Second, in addition to foretelling the future, the gift of prophecy was used to forth-tell the word of God. Look at how Peter describes the prophetic work of Jesus in Acts 3:22-23. Clearly, God’s people are supposed to obey God’s prophets. Indeed, it is their ability to predict the future that tells us when we should listen! On the other hand, any prophet who can’t correctly predict the future can safely be ignored.
Now, let’s turn our attention to the gift of HEALING. There are many Scriptures we could examine here, but let’s look at Acts 3:7-8, the story of Peter healing the lame man. Once again, pay attention to the characteristics of this healing. First, it’s a healing of a man everybody knows is sick. The lame man isn’t a ringer. Second, his ailment is obvious. It’s not like one of his legs is longer than the other. The dude can’t walk! Third, Peter heals him instantaneously. Thus, the gift of healing was the instantaneous cure of a publicly known, obvious illness. That’s a test that every healing in the Bible can pass, but no modern day “healing” will.
The gift of MIRACLES was similar. For our example here, consider what Paul does in Acts 13:8-12. Once again, take note of the spectacular nature of the use of this gift. We start off with Elymas the sorcerer, a man who can see perfectly. Everybody knows he can see. Then, Paul curses him, and he loses his sight. This too is obvious to everyone. It’s not like Elymas would fake being blind in order to make Paul look good! A miracle, then, is an obvious working of God in the world with no natural explanation. Throughout the New Testament, we see the enemies of Jesus and the gospel being unable to explain away miracles. They might say that Jesus was casting out demons by the power of Beelzebul, but they couldn’t deny that he was casting out demons. Any true miracle today would be equally undeniable.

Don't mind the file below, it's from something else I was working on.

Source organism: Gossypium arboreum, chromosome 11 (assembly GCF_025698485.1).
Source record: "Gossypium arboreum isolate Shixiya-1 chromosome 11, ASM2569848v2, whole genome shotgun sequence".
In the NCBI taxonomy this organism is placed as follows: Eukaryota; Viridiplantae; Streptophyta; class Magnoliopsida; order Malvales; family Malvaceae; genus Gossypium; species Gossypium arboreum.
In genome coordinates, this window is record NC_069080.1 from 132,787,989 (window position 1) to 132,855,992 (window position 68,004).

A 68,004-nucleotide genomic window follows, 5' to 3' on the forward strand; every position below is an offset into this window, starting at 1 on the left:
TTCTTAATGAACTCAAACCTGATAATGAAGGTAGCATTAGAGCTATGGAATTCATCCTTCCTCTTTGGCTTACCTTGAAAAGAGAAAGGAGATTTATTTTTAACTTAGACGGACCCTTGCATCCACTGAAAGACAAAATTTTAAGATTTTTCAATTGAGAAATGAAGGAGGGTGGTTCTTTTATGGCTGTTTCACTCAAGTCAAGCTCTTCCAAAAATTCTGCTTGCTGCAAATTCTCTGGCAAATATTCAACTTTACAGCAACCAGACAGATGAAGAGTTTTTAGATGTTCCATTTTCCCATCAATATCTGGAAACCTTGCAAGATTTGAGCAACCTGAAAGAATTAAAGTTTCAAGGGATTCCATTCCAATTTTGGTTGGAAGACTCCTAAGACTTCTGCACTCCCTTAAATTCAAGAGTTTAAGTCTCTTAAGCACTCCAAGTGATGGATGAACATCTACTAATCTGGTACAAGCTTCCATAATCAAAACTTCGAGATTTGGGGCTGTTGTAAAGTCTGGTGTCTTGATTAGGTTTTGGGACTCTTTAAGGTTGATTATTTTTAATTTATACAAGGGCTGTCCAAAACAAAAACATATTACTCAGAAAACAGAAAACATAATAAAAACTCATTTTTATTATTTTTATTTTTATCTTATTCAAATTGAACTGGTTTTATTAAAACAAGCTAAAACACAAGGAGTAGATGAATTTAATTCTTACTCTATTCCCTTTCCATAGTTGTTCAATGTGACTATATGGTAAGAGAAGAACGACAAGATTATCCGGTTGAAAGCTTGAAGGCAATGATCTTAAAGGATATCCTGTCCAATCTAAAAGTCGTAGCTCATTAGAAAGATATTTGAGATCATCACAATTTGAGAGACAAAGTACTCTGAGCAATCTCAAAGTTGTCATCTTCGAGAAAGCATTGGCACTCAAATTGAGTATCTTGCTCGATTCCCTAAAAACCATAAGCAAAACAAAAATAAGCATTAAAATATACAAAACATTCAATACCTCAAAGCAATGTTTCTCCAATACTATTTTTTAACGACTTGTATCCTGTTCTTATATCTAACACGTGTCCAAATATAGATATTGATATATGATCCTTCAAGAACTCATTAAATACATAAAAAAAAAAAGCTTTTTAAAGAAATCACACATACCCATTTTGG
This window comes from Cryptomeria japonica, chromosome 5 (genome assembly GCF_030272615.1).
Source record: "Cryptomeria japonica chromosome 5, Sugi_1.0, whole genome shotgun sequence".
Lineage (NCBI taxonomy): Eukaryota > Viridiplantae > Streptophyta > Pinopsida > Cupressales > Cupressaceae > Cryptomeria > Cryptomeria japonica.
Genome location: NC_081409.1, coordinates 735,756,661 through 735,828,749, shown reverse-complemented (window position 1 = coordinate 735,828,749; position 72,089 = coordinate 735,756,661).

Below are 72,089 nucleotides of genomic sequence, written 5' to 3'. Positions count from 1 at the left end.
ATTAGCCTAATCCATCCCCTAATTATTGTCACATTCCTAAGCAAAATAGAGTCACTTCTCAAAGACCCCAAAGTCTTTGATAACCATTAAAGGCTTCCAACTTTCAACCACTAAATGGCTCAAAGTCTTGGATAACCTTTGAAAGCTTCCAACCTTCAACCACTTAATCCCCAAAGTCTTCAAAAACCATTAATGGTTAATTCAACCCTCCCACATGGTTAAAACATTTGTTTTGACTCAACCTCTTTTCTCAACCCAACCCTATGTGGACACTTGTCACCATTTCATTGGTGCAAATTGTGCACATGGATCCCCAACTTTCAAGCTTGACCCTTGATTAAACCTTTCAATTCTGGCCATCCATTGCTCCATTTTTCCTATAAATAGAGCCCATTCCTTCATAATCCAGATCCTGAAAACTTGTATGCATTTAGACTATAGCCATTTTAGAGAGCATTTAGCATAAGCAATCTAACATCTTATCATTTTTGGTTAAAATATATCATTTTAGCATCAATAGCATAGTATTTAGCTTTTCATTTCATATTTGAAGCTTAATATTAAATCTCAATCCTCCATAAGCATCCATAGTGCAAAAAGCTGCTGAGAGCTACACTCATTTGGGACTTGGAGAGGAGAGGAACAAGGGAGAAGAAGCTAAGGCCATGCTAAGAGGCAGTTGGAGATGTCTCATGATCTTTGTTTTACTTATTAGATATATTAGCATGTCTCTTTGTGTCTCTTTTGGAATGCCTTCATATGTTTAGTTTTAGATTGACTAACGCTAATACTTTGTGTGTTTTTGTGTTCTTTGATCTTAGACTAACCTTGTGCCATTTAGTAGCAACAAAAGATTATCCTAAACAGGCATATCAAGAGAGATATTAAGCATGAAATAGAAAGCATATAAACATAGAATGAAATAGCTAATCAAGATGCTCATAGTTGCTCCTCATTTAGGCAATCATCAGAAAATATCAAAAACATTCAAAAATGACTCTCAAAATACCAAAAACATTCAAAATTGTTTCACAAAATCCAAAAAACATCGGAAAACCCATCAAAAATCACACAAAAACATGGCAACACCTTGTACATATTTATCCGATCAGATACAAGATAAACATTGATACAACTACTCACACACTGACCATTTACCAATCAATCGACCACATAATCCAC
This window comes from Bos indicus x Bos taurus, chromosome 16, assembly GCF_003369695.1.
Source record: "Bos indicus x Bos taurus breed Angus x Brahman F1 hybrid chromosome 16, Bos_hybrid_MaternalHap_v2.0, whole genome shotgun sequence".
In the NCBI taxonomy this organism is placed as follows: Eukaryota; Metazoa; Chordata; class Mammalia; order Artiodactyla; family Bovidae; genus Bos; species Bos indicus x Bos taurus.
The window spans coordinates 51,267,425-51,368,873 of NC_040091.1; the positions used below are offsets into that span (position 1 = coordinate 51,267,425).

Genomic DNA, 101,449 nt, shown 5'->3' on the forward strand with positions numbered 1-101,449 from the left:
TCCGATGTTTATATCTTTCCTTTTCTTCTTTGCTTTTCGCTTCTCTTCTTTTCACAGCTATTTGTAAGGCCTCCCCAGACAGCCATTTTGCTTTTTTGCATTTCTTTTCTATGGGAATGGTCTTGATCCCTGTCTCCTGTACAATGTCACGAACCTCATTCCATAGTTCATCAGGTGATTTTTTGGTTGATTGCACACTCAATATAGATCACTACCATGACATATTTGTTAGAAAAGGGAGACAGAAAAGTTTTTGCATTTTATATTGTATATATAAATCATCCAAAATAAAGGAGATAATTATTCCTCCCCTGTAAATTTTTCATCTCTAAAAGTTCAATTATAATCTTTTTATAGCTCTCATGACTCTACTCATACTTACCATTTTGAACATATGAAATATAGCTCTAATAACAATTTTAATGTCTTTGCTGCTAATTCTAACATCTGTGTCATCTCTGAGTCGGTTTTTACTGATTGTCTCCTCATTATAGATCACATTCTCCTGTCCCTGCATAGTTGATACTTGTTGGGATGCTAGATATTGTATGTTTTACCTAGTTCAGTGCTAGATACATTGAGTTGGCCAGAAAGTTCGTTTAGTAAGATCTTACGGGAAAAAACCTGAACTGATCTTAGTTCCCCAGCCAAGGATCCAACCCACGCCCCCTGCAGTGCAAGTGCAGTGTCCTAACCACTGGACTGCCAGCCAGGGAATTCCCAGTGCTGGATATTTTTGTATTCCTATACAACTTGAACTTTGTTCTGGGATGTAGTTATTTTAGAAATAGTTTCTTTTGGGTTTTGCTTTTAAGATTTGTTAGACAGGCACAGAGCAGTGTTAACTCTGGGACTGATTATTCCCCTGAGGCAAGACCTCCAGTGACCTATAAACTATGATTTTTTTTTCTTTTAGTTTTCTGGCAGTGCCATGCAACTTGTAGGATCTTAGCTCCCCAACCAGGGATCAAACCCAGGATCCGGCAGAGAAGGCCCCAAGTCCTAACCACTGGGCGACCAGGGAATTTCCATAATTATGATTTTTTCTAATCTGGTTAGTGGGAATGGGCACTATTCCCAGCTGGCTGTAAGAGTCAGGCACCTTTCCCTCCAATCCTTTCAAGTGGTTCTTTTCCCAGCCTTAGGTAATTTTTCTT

Let’s wrap things up by looking at a couple of gifts people don’t usually claim to have today. The first is the gift of KNOWLEDGE. I think the best explanation for this gift comes in John 14:25-26. Note that we’ve seen part of this before. The Holy Spirit teaching the apostles all things was the gift of prophecy. On the other hand, the Spirit bringing to their remembrance all that Jesus taught, I think that’s the gift of knowledge. It was supernatural total recall of spiritual teaching, especially the teaching of the Lord.
Finally, we come to the gift of WISDOM. Normally, when we think of Biblical wisdom, we think of the wisdom of Solomon, but that’s not really how the gift manifested in the New Testament. For instance, look at Luke 21:14-15. Basically, the gift of wisdom was the gift of winning debates. Jesus was able to make His opponents look like idiots, even though they weren’t, because He had the spirit of wisdom. Similarly, in Acts 6, the people who want to argue with Stephen aren’t able to withstand the spirit and wisdom with which he is speaking. People with the gift of wisdom never lost an argument!